Boring Portfolio

In Praise of Diversity
Thursday, March 26, 1998
by Greg Markus (TMF Boring)

ROMULUS, Mich. (March 26, 1998) -- So-called "conglomerates" fell out of favor in the 1980s, often for good reasons. Conglomerate tycoons promised to create "synergies" across disparate business lines and grow profits ad infinitum for shareholders via a perpetual motion scheme of mergers and acquisitions. Far more often than not, they failed to deliver the goods. So after a brief romance with Wall Street, "diworsification" (to use Peter Lynch's apt descriptor) was out, and spin-offs of nonessential business lines and a laser-like focus on "core competencies" was in.

As fund managers turned up their noses at boring, diversified industrial companies, it left an opening for sharp-eyed, value-oriented investors to uncover some real bargains among the few well-run, solidly growing diversifieds. Diversified companies don't fit neatly into the niches that industry analysts typically follow, and because they can span several industries, diversifieds require above-average effort and study to understand. This further tilts the odds in favor of the diligent individual investor.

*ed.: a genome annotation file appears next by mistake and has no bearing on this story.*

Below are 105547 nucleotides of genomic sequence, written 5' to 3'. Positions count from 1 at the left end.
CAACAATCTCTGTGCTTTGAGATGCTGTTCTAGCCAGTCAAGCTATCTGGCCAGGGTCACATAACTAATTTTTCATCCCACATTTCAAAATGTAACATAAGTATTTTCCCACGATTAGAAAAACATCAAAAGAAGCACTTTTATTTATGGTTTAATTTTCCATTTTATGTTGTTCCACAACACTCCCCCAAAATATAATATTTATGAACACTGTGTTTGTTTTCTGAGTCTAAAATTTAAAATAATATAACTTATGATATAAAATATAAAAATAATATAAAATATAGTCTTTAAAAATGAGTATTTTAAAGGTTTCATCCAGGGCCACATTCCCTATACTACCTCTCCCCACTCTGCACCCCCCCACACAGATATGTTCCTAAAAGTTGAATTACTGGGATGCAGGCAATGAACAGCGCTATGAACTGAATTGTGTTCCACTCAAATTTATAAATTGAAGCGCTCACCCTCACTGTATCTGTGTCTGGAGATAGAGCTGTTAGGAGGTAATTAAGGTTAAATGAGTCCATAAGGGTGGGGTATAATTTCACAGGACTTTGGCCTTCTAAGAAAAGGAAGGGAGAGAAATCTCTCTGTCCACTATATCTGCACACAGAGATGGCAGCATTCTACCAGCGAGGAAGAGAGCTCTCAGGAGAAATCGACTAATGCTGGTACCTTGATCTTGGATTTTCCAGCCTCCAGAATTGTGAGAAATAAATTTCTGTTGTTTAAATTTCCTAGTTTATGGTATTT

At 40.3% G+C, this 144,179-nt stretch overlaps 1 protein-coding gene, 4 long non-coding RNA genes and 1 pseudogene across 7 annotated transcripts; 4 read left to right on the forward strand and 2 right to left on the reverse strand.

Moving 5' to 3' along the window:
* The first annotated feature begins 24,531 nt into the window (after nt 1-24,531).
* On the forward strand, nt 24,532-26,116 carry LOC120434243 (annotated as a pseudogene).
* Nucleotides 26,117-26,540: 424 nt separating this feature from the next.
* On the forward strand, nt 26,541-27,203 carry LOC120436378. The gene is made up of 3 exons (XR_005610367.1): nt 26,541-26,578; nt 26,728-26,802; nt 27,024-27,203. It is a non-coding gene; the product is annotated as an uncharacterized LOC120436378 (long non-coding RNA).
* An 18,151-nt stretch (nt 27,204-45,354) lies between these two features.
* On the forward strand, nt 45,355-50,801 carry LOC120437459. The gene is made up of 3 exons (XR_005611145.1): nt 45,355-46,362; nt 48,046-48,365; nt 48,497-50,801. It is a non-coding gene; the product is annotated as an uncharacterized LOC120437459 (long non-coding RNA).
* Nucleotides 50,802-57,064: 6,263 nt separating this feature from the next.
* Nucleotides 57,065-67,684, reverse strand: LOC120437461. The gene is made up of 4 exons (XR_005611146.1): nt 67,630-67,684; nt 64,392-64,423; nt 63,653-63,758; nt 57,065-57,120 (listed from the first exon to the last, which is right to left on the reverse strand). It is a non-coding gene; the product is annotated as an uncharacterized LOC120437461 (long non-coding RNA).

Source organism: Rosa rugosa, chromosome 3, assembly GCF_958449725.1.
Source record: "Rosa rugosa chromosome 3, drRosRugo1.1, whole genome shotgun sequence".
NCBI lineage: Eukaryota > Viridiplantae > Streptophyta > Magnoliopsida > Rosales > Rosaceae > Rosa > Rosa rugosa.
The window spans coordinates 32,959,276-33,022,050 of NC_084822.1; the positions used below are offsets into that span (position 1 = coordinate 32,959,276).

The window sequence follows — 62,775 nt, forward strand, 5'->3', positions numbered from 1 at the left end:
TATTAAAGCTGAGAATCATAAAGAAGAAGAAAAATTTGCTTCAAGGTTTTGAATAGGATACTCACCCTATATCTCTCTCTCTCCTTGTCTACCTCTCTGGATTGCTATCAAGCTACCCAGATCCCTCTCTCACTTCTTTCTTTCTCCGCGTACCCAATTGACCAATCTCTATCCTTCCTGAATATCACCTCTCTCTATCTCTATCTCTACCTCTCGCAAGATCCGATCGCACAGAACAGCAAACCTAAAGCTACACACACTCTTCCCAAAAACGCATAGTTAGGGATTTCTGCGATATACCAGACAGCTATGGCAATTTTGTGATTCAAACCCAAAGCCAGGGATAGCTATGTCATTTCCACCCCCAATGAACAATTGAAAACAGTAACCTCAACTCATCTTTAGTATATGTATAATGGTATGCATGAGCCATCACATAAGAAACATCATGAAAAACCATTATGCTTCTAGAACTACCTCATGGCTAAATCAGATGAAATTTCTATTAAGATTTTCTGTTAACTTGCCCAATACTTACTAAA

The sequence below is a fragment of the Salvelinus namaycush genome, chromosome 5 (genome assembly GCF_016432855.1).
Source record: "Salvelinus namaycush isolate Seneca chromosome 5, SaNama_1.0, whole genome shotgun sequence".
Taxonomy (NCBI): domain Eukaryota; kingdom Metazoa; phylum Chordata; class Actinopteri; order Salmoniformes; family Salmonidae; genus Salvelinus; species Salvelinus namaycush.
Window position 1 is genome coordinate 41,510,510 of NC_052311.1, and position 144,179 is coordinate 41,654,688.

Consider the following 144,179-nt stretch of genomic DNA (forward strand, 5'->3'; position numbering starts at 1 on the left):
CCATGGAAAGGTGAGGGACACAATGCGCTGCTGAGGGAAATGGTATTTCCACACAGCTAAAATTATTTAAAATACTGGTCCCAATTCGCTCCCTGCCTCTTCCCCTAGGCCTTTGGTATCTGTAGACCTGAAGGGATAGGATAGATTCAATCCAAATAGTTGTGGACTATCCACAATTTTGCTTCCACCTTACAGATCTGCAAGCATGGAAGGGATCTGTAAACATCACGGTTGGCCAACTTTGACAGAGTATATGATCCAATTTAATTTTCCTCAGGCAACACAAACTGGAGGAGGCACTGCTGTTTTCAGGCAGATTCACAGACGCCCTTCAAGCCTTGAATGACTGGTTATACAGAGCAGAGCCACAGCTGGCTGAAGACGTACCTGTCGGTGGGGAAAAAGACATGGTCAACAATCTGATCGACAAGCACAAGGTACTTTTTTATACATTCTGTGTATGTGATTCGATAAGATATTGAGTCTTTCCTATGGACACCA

The Borefolio's Carlisle Companies (NYSE: CSL) is exactly the kind of overlooked gem that I have in mind, and I sang Carlisle's praises here earlier this week. For that matter, when viewed as an operating company rather than as a kind of mutual fund, Berkshire Hathaway (NYSE: BRK.A) -- which does everything from making shoes to writing insurance to selling soft-serve treats -- is a gloriously profitable diversified business.

Other diversified companies that Mark Weaver and I have on our list of possible Borefolio investments (once their stock prices have shed some excessive exuberance) include Newell Co. (NYSE: NWL) and Danaher (NYSE: DHR). These are companies with histories of consistent growth in sales and profits, good-to-excellent balance sheets, and -- not coincidentally -- outstanding management.

After traveling to the "Silicon Tundra" area near Minneapolis earlier this week, I'm en route to California's Silicon Valley today. To pass the time in the air (and at the airport, where my plane has been delayed for more than an hour... so far), I loaded my laptop with recent SEC filings, press releases, and a slew of other information on yet another diversified company that looks like it might belong in the esteemed company of Carlisle, Newell, and Danaher.